Common Core Tests: Educational Malpractice for Students with Special Needs

Dear Mr. and Mrs Gates:

This is what is gong on in every county across the country as students with disabilities are forced to take tests they are not yet ready for and have not learned the content:

In about one week I, and my colleagues, will be asked to participate in educational malpractice. This malpractice will be in the form of administering the state mandated standardized tests. I have read many critiques about these new Common Core aligned tests. But no criticism I have read has touched on an issue of such fundamental fairness and decency that I must speak of it.

These tests discriminate against students with disabilities. They do this is many ways, but the method I wish to address today, is that they require us to give tests that cover material the student has not yet been taught. So imagine if you had taken French all year and were eager to demonstrate how much you had learned and felt ready for the French test. But the test you were handed instead was in Spanish. Your face flushes, you feel like you are about to throw up, but instead you shakily ask the teacher and she says, “well I know you have not learned this yet, but just do the best you can.”

This may seem extreme and unfathomable. But imagine a 5th grader with a severe learning disability in math. He needs to begin learning math facts and how to add and subtract accurately and place value. At the end of the year he has learned a lot and is so much farther ahead then when he began. But he is not yet at the end of the year 5th grade level. He is handed a test that contains decimals, percentages and fractions. He has learned none of this and we just shake our heads and say, “Do the best you can.” Right next to him sits the 5th grade girl reading at a 2nd grade level. After a year of hard work, she now reads at the beginning of 5th grade level! She is so proud. But the test she is forced to take is at the end of the 5th grade level, and she has not learned yet about metaphor and point of view. She’s heard of these things but has had no time to practice. She was busy working with her teacher on fluency, and difficult spelling and word patterns.

She looks around, feeling sick to her stomach. Her non-disabled peers are working easily and steadily. Some will do well and others not so well. She however will fail, and she knows it. She shakily raises her hand. Her teacher shrugs and says, “I know you have not learned this yet. Just do the best you can.”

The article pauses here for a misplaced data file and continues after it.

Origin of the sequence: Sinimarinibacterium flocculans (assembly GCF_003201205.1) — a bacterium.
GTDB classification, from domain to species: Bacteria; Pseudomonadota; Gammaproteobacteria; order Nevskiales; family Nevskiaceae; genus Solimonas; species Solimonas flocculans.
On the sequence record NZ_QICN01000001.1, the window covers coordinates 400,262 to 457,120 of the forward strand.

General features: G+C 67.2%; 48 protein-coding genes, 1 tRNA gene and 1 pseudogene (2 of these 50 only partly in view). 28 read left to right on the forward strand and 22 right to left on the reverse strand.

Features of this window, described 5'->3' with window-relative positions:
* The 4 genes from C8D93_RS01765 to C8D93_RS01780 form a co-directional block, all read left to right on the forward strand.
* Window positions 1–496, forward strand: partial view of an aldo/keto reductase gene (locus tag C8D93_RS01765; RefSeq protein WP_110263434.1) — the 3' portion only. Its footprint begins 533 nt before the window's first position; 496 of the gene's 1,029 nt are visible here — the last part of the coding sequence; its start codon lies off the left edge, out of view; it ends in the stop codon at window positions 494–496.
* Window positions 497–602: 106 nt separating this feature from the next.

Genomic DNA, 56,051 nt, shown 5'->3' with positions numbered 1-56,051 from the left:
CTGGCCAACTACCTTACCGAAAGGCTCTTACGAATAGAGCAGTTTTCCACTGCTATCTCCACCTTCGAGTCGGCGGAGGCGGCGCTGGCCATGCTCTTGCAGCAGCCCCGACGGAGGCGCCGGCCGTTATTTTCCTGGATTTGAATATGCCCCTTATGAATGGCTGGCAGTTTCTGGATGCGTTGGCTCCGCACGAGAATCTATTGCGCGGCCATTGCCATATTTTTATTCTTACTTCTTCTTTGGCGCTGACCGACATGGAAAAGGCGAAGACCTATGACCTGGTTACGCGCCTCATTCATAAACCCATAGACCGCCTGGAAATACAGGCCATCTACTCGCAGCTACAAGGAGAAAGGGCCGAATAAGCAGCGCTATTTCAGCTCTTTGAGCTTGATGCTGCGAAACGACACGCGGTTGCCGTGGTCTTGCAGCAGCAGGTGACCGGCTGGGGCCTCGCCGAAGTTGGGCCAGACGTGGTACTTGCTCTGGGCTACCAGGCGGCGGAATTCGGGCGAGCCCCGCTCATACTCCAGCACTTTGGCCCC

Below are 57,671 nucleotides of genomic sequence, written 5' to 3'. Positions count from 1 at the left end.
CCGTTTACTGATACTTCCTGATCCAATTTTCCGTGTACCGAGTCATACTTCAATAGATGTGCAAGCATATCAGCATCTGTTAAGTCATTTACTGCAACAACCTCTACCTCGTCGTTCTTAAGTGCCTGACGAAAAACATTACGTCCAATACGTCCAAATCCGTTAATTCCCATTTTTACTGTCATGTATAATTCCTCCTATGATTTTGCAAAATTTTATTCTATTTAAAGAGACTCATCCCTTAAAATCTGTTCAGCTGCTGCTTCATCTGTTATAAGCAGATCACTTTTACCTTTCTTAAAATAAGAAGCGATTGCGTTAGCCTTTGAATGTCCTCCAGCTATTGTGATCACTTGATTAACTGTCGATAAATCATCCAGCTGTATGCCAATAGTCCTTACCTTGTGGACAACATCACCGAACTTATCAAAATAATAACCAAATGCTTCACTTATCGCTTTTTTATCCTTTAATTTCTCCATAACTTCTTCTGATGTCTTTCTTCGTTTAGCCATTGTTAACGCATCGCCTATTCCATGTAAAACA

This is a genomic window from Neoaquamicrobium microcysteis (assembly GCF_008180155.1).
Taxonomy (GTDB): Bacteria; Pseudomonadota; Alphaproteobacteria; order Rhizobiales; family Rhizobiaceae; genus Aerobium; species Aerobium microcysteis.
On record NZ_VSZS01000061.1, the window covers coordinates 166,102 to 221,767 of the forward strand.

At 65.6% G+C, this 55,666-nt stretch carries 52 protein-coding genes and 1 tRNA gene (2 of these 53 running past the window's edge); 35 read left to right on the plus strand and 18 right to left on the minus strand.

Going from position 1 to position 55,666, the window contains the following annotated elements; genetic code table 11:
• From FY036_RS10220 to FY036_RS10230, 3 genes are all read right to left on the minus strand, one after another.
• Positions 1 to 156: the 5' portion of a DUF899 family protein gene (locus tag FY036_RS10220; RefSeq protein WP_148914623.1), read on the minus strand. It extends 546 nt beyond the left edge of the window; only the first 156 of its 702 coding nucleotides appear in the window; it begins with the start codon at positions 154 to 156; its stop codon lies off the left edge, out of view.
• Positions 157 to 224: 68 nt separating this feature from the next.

Sincerely,

Jane Lenk, Teacher

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Our mission is to create a dialogue with Bill and Melinda Gates in order to achieve a democratic influence on public education through the voices of education researchers, professors of education, administrators, school board members, professional teachers, parents, students, and community members. We would appreciate Bill and Melinda's feedback and want to influence their education policy and financial decisions by adding democratic voices to create meaningful relevant education for children.
This entry was posted in Common Core High Stakes Testing, Educational Malpractice, Special Education, Special needs and tagged , , , , , , , , , , , , , , , , . Bookmark the permalink.

2 Responses to Common Core Tests: Educational Malpractice for Students with Special Needs

  1. FLBAT says:

    Awesome letter!!! Exactly our issues for special education students. Add on to that –they can learn to do the math, but cannot do the higher order thinking that is now tacked on to those math problems–it is heartwrenching!! I literally watched one of my 7th graders curl up into a ball during the Math FCAT. What are we trying to assess???? It is definitely not math any more!

  2. kathy says:

    Same goes for state tests. I have taught many kids with learning differences in the past or those who could not read yet were made to take state exams and in special ed. I never thought it was fair. I said something to my administration however they couldn’t do anything as well. It is sad to see kids cry because it’s not their fault that they have learning issues yet made to take high stake tests with less accommodations because of the state restrictions. than what they are allowed to use during the school year.

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